About Mother's Day

The modern holiday of Mother's Day originated in the United States in the early 20th century. The woman credited with founding the holiday is Anna Jarvis, who began campaigning for a day to honor mothers after her own mother, Ann Reeves Jarvis, died in 1905.

Ann Reeves Jarvis had been a community activist and had organized Mother's Day Work Clubs during the Civil War to help improve public health and sanitation. She also organized a Mother's Friendship Day in the 1860s, which was meant to bring together families that had been divided by the conflict.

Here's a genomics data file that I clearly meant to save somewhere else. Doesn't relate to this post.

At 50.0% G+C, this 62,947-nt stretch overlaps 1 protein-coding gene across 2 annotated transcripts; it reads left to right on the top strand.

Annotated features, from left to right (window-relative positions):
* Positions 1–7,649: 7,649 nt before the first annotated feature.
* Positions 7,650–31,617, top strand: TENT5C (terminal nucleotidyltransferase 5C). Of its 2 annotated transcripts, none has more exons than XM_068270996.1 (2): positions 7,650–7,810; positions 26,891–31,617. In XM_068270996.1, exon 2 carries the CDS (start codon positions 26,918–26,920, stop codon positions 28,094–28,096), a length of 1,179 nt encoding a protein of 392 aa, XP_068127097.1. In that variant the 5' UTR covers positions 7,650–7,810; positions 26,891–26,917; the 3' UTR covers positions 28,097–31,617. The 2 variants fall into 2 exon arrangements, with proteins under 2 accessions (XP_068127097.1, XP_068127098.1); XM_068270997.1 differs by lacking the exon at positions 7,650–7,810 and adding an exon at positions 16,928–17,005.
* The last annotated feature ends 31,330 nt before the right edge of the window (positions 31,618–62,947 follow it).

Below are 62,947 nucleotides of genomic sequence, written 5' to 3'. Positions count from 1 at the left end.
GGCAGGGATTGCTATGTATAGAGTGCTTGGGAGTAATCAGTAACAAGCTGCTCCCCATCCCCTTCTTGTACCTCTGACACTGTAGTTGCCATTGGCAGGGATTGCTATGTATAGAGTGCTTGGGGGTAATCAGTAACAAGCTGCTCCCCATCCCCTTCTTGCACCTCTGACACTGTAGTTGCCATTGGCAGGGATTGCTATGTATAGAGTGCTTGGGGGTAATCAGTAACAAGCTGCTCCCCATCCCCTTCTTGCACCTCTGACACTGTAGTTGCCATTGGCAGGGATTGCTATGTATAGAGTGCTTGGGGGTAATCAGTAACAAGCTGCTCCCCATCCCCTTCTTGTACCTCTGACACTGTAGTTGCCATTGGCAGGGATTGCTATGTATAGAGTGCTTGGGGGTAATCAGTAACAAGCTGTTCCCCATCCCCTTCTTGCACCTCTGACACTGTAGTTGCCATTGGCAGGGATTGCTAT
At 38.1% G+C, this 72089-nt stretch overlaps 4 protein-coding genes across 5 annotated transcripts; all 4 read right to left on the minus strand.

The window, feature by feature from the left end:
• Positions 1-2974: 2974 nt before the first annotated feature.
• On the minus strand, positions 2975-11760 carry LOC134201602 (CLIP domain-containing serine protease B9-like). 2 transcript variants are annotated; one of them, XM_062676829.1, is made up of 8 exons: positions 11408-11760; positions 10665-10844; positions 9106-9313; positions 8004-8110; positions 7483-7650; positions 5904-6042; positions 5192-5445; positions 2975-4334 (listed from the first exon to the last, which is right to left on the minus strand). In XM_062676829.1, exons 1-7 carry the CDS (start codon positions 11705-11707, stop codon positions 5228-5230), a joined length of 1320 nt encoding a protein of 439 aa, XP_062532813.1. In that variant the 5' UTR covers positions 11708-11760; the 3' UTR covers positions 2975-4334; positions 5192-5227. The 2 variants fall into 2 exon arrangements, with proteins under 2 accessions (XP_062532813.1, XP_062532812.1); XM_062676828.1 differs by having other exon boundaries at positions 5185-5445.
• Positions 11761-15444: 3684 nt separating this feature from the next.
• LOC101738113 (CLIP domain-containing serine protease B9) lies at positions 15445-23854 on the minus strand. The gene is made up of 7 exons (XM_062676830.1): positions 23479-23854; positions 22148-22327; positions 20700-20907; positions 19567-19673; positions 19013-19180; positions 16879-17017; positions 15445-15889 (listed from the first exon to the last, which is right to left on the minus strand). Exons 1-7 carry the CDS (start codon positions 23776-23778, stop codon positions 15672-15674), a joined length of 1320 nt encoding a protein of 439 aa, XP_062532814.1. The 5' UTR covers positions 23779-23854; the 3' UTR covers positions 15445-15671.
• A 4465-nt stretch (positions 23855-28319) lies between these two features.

After her mother's death, Anna Jarvis worked tirelessly to promote a national holiday honoring mothers. She organized the first Mother's Day celebration in Grafton, West Virginia in 1908, and later lobbied Congress to establish the holiday nationwide.

In 1914, President Woodrow Wilson signed a proclamation officially designating the second Sunday in May as Mother's Day. The holiday quickly became popular, with people giving gifts and cards to their mothers as a way of expressing their love and gratitude.

Over time, Mother's Day has become a global holiday, celebrated in many countries around the world on different dates. But the origins of the holiday are rooted in the efforts of Anna Jarvis and her mother, Ann Reeves Jarvis, to honor the sacrifices and contributions of mothers everywhere.